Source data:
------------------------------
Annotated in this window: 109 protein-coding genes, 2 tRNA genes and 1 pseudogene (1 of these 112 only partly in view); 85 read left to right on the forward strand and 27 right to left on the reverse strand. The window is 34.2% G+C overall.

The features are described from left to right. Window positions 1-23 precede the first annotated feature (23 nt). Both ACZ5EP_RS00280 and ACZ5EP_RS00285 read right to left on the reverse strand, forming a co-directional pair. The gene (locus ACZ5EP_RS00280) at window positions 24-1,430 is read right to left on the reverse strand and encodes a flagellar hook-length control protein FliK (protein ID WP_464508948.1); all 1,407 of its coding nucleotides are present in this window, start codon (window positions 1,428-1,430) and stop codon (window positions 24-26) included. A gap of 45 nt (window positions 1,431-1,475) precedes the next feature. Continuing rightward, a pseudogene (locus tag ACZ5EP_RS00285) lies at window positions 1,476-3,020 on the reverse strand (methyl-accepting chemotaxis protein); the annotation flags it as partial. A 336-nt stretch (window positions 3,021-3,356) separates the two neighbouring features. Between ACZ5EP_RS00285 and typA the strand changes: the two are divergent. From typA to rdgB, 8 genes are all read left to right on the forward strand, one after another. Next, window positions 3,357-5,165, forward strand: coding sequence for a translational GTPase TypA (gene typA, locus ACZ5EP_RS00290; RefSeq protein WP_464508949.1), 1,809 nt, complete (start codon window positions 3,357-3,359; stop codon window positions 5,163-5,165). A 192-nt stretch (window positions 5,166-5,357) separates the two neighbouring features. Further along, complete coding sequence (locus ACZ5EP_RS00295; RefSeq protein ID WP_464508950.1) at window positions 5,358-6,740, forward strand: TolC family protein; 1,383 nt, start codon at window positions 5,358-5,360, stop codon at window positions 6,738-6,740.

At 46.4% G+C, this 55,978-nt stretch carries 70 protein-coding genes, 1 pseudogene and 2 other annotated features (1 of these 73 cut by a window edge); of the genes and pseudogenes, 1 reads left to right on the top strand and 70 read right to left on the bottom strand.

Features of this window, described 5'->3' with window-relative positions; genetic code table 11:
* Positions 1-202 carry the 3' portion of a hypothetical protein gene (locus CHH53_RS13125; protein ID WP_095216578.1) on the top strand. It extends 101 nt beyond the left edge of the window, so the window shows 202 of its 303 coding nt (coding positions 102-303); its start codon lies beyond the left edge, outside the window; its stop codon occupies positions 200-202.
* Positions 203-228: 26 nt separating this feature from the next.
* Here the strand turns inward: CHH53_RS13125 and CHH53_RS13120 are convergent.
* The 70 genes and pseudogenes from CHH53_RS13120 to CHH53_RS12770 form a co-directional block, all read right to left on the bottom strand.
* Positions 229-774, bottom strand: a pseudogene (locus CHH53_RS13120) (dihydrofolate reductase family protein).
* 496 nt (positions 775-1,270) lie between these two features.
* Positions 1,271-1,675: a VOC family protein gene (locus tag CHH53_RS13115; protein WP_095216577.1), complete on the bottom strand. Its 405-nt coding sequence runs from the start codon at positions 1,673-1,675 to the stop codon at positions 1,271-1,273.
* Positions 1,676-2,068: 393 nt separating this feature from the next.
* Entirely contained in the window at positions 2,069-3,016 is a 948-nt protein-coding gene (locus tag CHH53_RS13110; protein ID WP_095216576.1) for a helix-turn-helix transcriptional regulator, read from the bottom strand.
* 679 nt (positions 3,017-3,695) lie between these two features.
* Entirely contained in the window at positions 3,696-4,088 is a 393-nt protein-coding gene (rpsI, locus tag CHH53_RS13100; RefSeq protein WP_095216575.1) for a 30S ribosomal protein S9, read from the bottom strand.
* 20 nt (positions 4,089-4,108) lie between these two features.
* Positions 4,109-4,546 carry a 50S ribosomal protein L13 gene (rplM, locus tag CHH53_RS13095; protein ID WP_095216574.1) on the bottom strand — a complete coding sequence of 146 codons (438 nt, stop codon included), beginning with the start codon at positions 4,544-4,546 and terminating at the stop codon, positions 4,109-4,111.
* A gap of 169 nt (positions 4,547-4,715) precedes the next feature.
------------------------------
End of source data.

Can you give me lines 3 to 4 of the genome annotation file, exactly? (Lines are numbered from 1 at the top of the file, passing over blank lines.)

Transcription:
At 46.4% G+C, this 55,978-nt stretch carries 70 protein-coding genes, 1 pseudogene and 2 other annotated features (1 of these 73 cut by a window edge); of the genes and pseudogenes, 1 reads left to right on the top strand and 70 read right to left on the bottom strand.

Features of this window, described 5'->3' with window-relative positions; genetic code table 11: